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Life After Genius
M. Ann Jacoby
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Life After Genius

3.27  ·  Rating details ·  389 Ratings  ·  83 Reviews
Theodore Mead Fegley, an eighteen-year-old math prodigy, flees his brilliant academic career days before graduation and returns home to rural Illinois. Beginning a new life journey, he discovers the heart may know what the head has yet to learn.
Published September 1st 2011 by Blackstone Audiobooks (first published October 11th 2008)
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Community Reviews

(showing 1-30)
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Dec 20, 2009 rated it did not like it  ·  review of another edition
this is one of the rare occasions when i wish i could call the author and vent my frustration about devoting hours of my life to their craft only to be shoved down a literary trap door. i am flat out annoyed by how ridiculous this story became. ridiculous and lazy and negligent.

when you meet the main character mead, you are at first tempted to not go on his journey because you're sure you've heard it all before. ten year old boy, wildly smart and ostracized by his peers, somewhere-ville small to
Jennifer Defoy
This was a weird one for me. I liked the story, even though it was a bit odd, but I didn't really connect with the main character. But the mystery of why Mead came home was pretty engaging. I just wanted to know why. The story jumps around through different times in Mead's life. It got to be a bit confusing at times, as Mead also seems to be having a bit of a nervous breakdown throughout the story. But the jumping around really adds to the mystery of what happened and if Mead really is starting ...more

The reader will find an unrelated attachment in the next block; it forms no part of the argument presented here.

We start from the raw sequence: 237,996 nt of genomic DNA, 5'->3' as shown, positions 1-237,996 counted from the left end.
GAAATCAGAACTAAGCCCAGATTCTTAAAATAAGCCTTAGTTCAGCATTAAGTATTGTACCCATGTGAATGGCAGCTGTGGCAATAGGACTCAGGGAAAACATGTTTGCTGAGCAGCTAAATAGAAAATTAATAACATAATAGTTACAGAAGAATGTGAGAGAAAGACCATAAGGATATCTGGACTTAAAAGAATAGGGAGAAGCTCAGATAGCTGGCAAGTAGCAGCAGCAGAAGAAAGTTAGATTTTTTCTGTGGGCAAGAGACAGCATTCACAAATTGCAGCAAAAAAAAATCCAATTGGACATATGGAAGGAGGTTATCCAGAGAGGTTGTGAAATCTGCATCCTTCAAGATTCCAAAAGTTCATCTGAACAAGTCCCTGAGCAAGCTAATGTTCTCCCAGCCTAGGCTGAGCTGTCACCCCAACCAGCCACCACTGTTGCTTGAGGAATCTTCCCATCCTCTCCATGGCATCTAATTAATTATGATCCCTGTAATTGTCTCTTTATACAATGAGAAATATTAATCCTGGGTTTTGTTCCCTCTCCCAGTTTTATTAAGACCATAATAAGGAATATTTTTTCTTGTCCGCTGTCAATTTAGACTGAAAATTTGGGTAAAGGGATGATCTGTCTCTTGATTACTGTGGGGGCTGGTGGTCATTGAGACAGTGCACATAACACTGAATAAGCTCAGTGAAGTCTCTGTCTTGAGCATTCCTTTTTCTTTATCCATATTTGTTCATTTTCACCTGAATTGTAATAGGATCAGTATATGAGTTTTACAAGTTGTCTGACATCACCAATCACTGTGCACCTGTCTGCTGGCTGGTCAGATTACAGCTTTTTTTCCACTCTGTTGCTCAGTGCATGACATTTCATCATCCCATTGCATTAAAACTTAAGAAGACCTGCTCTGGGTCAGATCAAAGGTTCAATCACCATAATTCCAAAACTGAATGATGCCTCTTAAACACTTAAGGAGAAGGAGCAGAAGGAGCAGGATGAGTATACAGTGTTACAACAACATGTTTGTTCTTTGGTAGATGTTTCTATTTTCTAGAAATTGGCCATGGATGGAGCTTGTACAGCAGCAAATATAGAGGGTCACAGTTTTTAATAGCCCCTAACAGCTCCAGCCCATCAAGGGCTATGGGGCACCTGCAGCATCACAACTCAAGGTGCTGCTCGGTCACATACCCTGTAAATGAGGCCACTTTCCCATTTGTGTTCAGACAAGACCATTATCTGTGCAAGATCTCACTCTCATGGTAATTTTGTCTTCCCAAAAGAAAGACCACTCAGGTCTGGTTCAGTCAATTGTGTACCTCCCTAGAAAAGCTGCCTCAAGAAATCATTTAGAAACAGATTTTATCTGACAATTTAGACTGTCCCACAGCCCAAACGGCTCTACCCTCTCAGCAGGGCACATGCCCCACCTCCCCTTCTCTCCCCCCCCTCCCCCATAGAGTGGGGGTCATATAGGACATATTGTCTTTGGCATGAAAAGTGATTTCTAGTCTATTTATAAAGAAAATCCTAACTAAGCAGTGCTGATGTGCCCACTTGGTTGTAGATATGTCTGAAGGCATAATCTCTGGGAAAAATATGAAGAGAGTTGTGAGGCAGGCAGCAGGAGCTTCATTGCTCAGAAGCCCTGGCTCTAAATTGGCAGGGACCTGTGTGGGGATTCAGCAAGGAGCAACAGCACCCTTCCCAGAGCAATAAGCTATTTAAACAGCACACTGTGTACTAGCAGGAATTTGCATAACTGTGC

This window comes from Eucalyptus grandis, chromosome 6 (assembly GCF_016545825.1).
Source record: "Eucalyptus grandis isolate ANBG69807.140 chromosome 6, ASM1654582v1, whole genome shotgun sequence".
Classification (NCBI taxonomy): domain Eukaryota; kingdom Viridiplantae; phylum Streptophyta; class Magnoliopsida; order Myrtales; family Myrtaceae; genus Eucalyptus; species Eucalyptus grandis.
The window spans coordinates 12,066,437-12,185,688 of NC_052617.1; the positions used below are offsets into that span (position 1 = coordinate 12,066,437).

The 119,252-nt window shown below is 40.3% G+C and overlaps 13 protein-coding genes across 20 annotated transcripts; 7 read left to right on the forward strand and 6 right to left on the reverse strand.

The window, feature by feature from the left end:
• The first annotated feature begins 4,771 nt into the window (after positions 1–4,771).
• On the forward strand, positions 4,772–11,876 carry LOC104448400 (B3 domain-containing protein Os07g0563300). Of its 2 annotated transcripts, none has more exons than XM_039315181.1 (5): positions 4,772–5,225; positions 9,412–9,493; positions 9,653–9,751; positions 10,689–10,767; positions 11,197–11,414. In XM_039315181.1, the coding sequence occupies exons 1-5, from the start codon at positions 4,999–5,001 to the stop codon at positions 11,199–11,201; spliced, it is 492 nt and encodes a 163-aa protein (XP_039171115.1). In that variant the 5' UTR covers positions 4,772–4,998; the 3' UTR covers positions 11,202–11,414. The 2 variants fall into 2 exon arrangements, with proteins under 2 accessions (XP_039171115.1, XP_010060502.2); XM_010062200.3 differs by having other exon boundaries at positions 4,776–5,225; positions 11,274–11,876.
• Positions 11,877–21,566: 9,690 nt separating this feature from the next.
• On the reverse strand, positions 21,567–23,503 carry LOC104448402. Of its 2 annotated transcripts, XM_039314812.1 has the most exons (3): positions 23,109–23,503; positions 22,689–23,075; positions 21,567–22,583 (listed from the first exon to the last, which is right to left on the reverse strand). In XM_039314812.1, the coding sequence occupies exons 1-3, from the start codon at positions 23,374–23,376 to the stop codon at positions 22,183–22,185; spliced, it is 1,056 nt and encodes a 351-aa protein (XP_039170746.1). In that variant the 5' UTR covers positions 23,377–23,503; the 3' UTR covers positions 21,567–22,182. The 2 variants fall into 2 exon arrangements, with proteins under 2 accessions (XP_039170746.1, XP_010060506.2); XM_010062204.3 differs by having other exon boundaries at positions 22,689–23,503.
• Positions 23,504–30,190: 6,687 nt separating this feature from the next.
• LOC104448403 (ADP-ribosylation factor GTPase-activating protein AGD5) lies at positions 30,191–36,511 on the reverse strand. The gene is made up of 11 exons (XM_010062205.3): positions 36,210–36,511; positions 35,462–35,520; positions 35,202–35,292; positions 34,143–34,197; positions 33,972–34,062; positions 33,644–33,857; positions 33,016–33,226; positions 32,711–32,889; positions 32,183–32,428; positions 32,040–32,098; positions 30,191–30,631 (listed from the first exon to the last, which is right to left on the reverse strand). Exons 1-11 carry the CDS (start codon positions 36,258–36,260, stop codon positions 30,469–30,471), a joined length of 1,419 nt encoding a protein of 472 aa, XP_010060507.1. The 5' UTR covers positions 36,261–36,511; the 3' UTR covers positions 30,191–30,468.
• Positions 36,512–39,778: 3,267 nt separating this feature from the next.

Mar 07, 2009 rated it really liked it  ·  review of another edition
Recommends it for: anyone who ever thought being a genius was easy
Mead Fegley is a genious and goes to college at a young age to study mathematics where he has a real aptitude, but his journey to college is waylaid and he rushes home a few days prior to his presentation of an important paper on a noted mathemician's theorem. Jacoby's tale is split into three separate time lines, which are her way of showing how Mead turned out the way he has, what happened in college and why he left. This non sequential story worked for me although I could see how it would not ...more
Jul 27, 2013 rated it it was amazing  ·  review of another edition
Mead Fegley is a solitary 15-year-old prodigy who flees his oppressive, well-meaning family for the wilds of a prestigious university in Chicago.

I find the book intriguing and a wonder to read, thought provoking and conversational. With the structure of the suspense with Mead without reason stopping home, despite the fact that what he chooses to do after he returns home was never revealed, Jacoby provides readers with the urge to read page after page to find out what goes on next. For some that